IntellWho? — Can you spot the difference?

17-Mar-2014 Intellasia | | 10:15 AM Print This Post

So what’s in a name and who ‘owns’ it? Does anyone have the right to ‘own’ all contractions/truncations/abbreviations or derivatives of a single word used in a trade name? Or in a domain? Not at all – and has been ruled as such in a number of legal precedents.

But Intel says it does, at least according to their erstwhile legal team in Land-of-the-Free Vietnam.

Sao Bac Dau Industrial Property Co Ltd in a letter to this publisher claims rather ludicrously that people – only in Vietnam we presume – are confused by the name of this website and the well-known maker of computer chips.

Sao Bac Dau cite the logos below as the crux of their claim – now take a look and see if you are ‘confused’ by the names and entirely contrasting logo type.

Let’s see then: when you see Intellasia - online SE Asia news website do you think of the familiar logo of one of SE Asia’s daily online news site or are you ‘confused’ whether it is the chip-maker’s instantly recognisable  logo? (Not to mention only one is renowned for the famous ‘inside‘ theme )

What a quandary indeed – one logo of four letters is encircled and the other of 10 letters has TWO LL’s in the name and if looking closely, lacks any circle around it at all.
But “the two look the same and is confusing”, writes Sao Bac Dau director Nguyen Trung in a very threatening ‘cease and desist’ letter to this publisher.

Well, admittedly it may well be ‘confusing’ – provided such a viewer was a toddler.
Any viewer with a modicum or common sense in no way could confuse the two logos as belonging to entirely different organisations.

Survey result – no confusion

Survey result: Conclusively, over 98% of respondents said there was no confusion at all between the radically different designed Intel logo (with a circle) and the Intellasia logo.  There was one respondent who said 'was confused' - seemingly just dissing the survey for fun...

Survey result: Conclusively, over 98% of respondents said there was no confusion at all between the radically different designed Intel logo (with a circle) and the Intellasia logo. There was one respondent who said 'was confused' - seemingly just dissing the survey for fun...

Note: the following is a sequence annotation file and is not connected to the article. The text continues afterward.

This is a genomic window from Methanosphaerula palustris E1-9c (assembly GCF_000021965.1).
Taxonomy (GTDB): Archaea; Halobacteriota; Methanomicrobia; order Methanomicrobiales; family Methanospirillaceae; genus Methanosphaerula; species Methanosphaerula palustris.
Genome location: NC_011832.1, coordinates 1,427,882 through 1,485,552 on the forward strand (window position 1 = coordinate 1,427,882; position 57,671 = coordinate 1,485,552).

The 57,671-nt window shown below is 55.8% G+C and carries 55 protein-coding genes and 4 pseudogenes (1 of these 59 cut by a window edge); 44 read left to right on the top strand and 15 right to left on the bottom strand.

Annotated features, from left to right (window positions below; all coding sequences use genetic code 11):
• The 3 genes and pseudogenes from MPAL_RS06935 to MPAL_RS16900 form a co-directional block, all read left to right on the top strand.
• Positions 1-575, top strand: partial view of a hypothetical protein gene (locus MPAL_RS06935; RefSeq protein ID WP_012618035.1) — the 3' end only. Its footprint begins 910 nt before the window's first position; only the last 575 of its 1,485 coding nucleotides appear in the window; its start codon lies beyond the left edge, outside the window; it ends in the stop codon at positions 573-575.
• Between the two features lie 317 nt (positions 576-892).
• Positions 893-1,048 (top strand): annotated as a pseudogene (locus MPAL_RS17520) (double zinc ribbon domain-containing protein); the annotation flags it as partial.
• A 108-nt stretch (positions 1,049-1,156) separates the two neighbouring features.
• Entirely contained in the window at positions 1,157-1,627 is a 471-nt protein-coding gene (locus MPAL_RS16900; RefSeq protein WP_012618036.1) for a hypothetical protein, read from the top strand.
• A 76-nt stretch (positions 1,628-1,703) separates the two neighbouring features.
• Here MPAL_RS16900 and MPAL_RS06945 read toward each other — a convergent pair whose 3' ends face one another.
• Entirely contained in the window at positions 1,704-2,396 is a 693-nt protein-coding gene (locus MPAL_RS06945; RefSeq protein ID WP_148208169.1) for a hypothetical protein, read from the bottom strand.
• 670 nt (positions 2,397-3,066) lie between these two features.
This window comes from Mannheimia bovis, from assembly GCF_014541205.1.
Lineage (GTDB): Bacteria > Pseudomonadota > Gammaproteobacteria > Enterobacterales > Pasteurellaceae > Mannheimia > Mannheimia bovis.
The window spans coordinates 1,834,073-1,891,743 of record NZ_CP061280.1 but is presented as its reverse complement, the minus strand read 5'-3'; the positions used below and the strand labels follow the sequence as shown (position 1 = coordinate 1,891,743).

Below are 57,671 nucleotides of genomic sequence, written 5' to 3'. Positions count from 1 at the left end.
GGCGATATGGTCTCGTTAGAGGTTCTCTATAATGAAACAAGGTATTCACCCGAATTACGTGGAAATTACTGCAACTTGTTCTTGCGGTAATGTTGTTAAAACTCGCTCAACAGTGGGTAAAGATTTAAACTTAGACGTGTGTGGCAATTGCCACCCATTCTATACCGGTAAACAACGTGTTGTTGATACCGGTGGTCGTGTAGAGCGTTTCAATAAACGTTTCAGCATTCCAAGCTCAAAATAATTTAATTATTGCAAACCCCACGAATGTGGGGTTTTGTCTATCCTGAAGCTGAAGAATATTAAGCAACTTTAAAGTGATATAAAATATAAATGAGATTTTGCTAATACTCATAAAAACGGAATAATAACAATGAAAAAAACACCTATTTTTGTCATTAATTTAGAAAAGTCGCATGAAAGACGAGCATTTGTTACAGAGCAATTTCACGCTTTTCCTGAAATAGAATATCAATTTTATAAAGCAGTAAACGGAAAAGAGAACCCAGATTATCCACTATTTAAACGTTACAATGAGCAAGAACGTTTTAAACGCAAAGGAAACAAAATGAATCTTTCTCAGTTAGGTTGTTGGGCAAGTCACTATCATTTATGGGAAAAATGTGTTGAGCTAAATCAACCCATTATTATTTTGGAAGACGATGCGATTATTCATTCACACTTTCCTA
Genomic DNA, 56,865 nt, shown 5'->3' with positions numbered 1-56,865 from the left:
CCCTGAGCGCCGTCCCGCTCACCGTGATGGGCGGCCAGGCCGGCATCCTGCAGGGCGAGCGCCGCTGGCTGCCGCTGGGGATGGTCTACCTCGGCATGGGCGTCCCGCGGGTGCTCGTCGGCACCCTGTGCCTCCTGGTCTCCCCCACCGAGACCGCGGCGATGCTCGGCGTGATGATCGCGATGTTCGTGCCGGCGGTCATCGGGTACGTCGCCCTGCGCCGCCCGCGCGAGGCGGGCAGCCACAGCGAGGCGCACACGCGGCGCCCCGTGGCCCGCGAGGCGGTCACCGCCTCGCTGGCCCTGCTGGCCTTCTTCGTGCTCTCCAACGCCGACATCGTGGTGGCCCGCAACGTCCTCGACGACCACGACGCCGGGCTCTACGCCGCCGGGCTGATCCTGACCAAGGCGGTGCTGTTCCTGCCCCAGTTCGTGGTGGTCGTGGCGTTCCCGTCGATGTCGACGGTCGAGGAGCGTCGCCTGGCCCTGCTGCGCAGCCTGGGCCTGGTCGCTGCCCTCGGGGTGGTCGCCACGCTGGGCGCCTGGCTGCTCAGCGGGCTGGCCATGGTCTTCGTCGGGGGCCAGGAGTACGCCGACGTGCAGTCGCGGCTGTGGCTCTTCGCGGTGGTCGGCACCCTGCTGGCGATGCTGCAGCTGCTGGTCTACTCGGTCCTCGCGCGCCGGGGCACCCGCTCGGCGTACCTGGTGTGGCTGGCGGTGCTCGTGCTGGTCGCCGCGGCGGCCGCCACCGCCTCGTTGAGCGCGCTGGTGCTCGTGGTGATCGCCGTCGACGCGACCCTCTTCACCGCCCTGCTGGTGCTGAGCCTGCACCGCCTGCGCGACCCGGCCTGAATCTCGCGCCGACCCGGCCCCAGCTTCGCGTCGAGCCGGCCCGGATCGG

Corporate bullying
Or will Intel and/or their legal eagles tromp the entire dictionary world and claim property right to all names that encompass the contraction of the word ‘intelligence’ coupled with an industry or geographical depiction? Assuredly not!

Similar domains in use
So who else uses similar contractions of the word “intelligence” for their domain or business? Examples abound on the web and a fleeting search will find prominent websites with domains like,,,,,, intelleurope,,,
And the list goes on…(and note most of these intel truncations have only one ‘L’)

13 years trading as Intellasia
In the 13 years since the inception of Intellasia as a news site and its distinctive logo, not a single person has ever been ‘confused’ or contacted us on the mistaken premise that we are part of or connected with any chip-maker. To reiterate, no one has ever thought so and never would.

Below are excerpts of Sao Bac Dau’s ‘cease and desist’ letter full of legalese and the absolutely farcical demand that Intellasia removes the word Intellasia on this website and all related commercial services that we have been using in our operations for 13 years!

Written by Peter J Leech, proprietor, publisher and editor Intellasia.Net, Perth, WA, Australia


Excerpts of Cease and Desist ‘letter of recommendation’

1/       2/    3/
Contact Mr Trung at Sao Bac Dau
Interested readers may contact the litigious Mr Trung for clarification at the address below:-

Sao Bac Dau Industrial Property Co Ltd
6 Floor, 58 Nguyen Dinh Chieu, Da Kao ward, Dist 1, Ho Chi Minh City, Vietnam
Director: Nguyen Trung                Tel: (84-08) 3822 6855

Translated letter
If interested persons would like a translated copy of the heavy-handed and threatening ‘cease and desist’ letter, please use the contact form stating your email address.


(Incidentally, an internet search for Sao Bac Dau (meaning North Star) comes up with, yes the IPR firm in question here, but also a software company called Sao Bac Dau Technologies Group. Now that’s confused me the use of the full meaning of North Star in both names without infringing another’s intellectual property, at least according to Mr Trung’s twisted legal logic :/~ But is seems Mr Trung doesn’t apply his legal arguments when it comes to using the exact same name North Star as a key part of his company moniker as another company. Perhaps some are more equal than others …particularly for certain lawyers in Vietnam)



Category: FinanceAsia

Print This Post

  • Glayver

    How anyone could confuse Intellasia with Intel is beyond me. This makes Intel look foolish & silly – and a corporate bully.

  • Jack09

    What a lot of shit, i wouldn’t take it lying down, i would take this arsehole to court or do what ever is necessary to discredit the cretin.

  • Rick M

    That is a joke!
    Being a branding consultant (and professional graphic designer) for over 20 years I can say this:-

    – Spelling differs

    – Typographic style differs. Of the eight or so basic typographic design categories, all three word units fall into fundamentally different ones. Intell and asia – serif and script categories; intel – sans serif category.

    – Typography differs not only in comparison of type styles, but in number of them. Intellasia – two typestyles. Intel – one typestyle

    – Graphic treatment differs. Intellasia is a display of nothing but letterforms. Intel is a display of letterforms locked within an oval shape.